Sweden’s IFA distribution model looking good for structured products
Independent financial advisers were
in the right place at the right time to take advantage of the development
of the retail structured products market in Sweden.
Structured products have once more proved a safe haven in a crisis for Swedish retail investors. When the Swedes got their first taste of how capital protection could help insulate them from market volatility back in 2002, independent financial advisers (IFAs) took the opportunity to gain a foothold in the emerging structured products market. Now they have an opportunity to use their expanding retail networks to grab even greater market share and give IFAs in other markets a strong example to try to emulate.
In many ways, the Swedish market is an ideal environment for sales of retail structured products. First, the country has a strong equity culture and has relatively high direct ownership of stocks. Second, there is a high savings rate and investors are familiar with the use of unit-linked insurance products within Ucits wrappers (collective funds established under the European Union’s Undertakings for Collective Investment in Transferable Securities III directive) as a savings tool. Once it became possible to include structured products and other securities in these insurance wrappers about 10 years ago, it was relatively easy for investors to understand how the products worked.
“Giving investment advice to retail investors was not a regulated activity in Sweden until the implementation of the Markets in Financial Instruments Directive (Mifid) in 2007. So in the early 2000s there was an industry of insurance intermediaries that were already focused on advising on Ucits-linked insurance products. Those advisers were simply able to start selling structured products in the same wrapper to their existing customer base,” says Anders Malm, a capital markets and securities lawyer at law firm Oreum Advokatbyrå in Stockholm.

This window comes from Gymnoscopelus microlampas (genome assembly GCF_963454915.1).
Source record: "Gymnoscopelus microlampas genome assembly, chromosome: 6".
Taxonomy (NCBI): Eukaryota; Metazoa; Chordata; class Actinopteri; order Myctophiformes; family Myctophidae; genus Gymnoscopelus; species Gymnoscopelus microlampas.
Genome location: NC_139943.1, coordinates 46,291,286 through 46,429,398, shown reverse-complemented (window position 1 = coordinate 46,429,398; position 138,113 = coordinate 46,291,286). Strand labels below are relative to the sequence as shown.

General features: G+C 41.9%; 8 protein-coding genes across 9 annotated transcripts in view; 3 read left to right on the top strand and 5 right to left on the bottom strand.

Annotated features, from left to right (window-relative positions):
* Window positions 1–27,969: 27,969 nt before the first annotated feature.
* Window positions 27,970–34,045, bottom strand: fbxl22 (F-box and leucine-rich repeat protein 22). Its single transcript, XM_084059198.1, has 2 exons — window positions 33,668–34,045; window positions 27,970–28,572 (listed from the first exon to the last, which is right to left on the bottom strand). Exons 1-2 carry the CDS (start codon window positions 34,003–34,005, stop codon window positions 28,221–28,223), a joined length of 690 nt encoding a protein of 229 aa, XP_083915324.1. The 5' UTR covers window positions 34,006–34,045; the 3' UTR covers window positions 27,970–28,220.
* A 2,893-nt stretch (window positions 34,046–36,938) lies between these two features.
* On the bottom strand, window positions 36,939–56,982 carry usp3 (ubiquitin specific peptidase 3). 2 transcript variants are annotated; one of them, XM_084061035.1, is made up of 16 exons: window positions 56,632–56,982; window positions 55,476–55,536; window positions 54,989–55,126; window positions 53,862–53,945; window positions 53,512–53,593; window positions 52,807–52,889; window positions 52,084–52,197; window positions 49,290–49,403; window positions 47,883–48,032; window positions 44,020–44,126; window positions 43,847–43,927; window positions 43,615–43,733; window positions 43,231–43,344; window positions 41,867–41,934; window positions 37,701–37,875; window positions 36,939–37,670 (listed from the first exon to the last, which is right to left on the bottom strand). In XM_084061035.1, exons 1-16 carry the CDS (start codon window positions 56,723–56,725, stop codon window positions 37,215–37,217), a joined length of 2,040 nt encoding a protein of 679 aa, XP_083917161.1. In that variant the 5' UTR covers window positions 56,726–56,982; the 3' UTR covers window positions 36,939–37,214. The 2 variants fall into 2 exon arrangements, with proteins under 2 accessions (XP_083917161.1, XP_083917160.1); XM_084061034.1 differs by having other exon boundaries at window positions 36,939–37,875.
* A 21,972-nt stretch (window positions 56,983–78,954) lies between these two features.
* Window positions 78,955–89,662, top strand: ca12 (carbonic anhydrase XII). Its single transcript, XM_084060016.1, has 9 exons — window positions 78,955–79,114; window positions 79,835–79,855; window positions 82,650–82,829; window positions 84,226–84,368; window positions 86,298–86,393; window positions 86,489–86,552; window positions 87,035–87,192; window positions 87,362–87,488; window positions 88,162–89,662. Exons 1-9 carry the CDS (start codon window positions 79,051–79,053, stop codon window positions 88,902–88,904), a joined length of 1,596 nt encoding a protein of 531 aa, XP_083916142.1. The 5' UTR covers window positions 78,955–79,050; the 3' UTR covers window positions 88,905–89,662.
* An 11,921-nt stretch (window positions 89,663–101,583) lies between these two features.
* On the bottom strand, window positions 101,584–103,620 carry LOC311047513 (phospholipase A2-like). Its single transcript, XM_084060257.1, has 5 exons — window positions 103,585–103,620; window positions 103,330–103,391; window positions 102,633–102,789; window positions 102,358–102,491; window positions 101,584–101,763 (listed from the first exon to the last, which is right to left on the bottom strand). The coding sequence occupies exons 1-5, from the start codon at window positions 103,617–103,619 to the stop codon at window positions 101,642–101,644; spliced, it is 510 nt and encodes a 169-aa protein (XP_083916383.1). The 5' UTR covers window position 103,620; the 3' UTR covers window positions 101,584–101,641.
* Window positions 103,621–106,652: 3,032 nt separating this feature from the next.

The backbone of the market from the start has been three-to-five-year products with capital guarantees, which Sweden’s big retail banks, particularly Handelsbanken and Swedbank, had started selling to their own networks of clients before the stock market crash in 2002. “IFAs found that a lot of clients had bought structured products from the banks before the previous equity market crisis and had seen that they performed well in volatile market conditions. The opportunity to invest in equity-linked structures with capital protection is fundamentally attractive to the typical Swedish investor,” says Joel Gronberg, a partner at Söderberg & Partners in London, which has become one of the country’s leading IFAs over the past six years with about 300 advisers.
Most of the big retail banks have tended to focus on the exclusive distribution of their products to their own network of clients in order to drive traffic to their branches. This created an opportunity for independent brokers such as Erik Penser and HQ and foreign banks to start creating products for Swedish retail investors, as well as their institutional clients, which could be distributed via the country’s expanding network of IFAs.
Structured product offerings by Sweden’s four main retail banks – Handelsbanken, Nordea, SEB and Swedbank – peaked at $5.5 billion in 2007. This compared with high points of $3.2 billion in offerings by independent arrangers and $2.7 billion in offerings by major foreign banks in the same year, according to bank data compiled from clearing and settlement services firm Euroclear and VPC, the Swedish Central Securities Depository.
“Swedish investors tend to buy three-to-five-year products. So in 2007 you had the combination of people redeeming products bought around 2002 and buying new products, early redemptions in order to lock in profits as well as new money,” says Gronberg. “Then, in 2008 and 2009, there was little activity because few products were in profit and many had been redeemed early.”